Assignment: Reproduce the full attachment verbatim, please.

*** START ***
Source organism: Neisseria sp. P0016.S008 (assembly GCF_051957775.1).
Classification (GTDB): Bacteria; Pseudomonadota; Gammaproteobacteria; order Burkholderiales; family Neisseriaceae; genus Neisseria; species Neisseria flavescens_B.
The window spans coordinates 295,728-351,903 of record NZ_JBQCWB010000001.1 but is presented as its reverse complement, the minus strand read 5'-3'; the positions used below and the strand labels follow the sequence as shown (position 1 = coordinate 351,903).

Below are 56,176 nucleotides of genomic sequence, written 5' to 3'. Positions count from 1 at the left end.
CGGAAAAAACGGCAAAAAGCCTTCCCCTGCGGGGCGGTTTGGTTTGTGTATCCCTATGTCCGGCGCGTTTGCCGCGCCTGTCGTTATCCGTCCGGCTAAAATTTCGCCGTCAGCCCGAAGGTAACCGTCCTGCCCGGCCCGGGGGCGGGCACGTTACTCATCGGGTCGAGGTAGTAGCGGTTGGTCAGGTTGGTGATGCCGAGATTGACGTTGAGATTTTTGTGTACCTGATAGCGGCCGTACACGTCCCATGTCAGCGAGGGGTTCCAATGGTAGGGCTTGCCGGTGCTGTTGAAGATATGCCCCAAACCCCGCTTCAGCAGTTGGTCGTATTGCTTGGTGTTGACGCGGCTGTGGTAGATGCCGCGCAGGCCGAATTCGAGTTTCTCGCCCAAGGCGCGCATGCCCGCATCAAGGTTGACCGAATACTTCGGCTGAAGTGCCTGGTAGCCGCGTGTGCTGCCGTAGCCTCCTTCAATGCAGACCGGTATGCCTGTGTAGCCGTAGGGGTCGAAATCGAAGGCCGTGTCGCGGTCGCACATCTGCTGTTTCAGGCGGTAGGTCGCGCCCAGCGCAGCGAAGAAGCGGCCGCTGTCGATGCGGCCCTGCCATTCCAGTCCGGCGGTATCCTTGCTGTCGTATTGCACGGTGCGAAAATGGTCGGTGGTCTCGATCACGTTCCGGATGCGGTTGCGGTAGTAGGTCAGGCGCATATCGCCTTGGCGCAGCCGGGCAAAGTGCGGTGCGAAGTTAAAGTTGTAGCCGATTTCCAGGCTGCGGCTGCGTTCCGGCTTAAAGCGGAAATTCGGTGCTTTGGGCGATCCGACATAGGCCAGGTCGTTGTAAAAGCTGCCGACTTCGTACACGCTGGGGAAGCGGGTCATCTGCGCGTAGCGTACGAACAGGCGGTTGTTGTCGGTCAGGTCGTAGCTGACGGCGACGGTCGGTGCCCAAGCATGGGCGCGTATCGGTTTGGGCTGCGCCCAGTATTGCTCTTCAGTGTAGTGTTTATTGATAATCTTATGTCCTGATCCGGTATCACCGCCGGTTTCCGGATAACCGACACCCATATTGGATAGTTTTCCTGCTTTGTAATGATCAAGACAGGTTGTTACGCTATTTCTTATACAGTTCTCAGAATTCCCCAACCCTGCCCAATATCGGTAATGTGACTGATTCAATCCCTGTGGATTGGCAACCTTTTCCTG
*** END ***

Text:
Source organism: Neisseria sp. P0016.S008 (assembly GCF_051957775.1).
Classification (GTDB): Bacteria; Pseudomonadota; Gammaproteobacteria; order Burkholderiales; family Neisseriaceae; genus Neisseria; species Neisseria flavescens_B.
The window spans coordinates 295,728-351,903 of record NZ_JBQCWB010000001.1 but is presented as its reverse complement, the minus strand read 5'-3'; the positions used below and the strand labels follow the sequence as shown (position 1 = coordinate 351,903).

Below are 56,176 nucleotides of genomic sequence, written 5' to 3'. Positions count from 1 at the left end.
CGGAAAAAACGGCAAAAAGCCTTCCCCTGCGGGGCGGTTTGGTTTGTGTATCCCTATGTCCGGCGCGTTTGCCGCGCCTGTCGTTATCCGTCCGGCTAAAATTTCGCCGTCAGCCCGAAGGTAACCGTCCTGCCCGGCCCGGGGGCGGGCACGTTACTCATCGGGTCGAGGTAGTAGCGGTTGGTCAGGTTGGTGATGCCGAGATTGACGTTGAGATTTTTGTGTACCTGATAGCGGCCGTACACGTCCCATGTCAGCGAGGGGTTCCAATGGTAGGGCTTGCCGGTGCTGTTGAAGATATGCCCCAAACCCCGCTTCAGCAGTTGGTCGTATTGCTTGGTGTTGACGCGGCTGTGGTAGATGCCGCGCAGGCCGAATTCGAGTTTCTCGCCCAAGGCGCGCATGCCCGCATCAAGGTTGACCGAATACTTCGGCTGAAGTGCCTGGTAGCCGCGTGTGCTGCCGTAGCCTCCTTCAATGCAGACCGGTATGCCTGTGTAGCCGTAGGGGTCGAAATCGAAGGCCGTGTCGCGGTCGCACATCTGCTGTTTCAGGCGGTAGGTCGCGCCCAGCGCAGCGAAGAAGCGGCCGCTGTCGATGCGGCCCTGCCATTCCAGTCCGGCGGTATCCTTGCTGTCGTATTGCACGGTGCGAAAATGGTCGGTGGTCTCGATCACGTTCCGGATGCGGTTGCGGTAGTAGGTCAGGCGCATATCGCCTTGGCGCAGCCGGGCAAAGTGCGGTGCGAAGTTAAAGTTGTAGCCGATTTCCAGGCTGCGGCTGCGTTCCGGCTTAAAGCGGAAATTCGGTGCTTTGGGCGATCCGACATAGGCCAGGTCGTTGTAAAAGCTGCCGACTTCGTACACGCTGGGGAAGCGGGTCATCTGCGCGTAGCGTACGAACAGGCGGTTGTTGTCGGTCAGGTCGTAGCTGACGGCGACGGTCGGTGCCCAAGCATGGGCGCGTATCGGTTTGGGCTGCGCCCAGTATTGCTCTTCAGTGTAGTGTTTATTGATAATCTTATGTCCTGATCCGGTATCACCGCCGGTTTCCGGATAACCGACACCCATATTGGATAGTTTTCCTGCTTTGTAATGATCAAGACAGGTTGTTACGCTATTTCTTATACAGTTCTCAGAATTCCCCAACCCTGCCCAATATCGGTAATGTGACTGATTCAATCCCTGTGGATTGGCAACCTTTTCCTG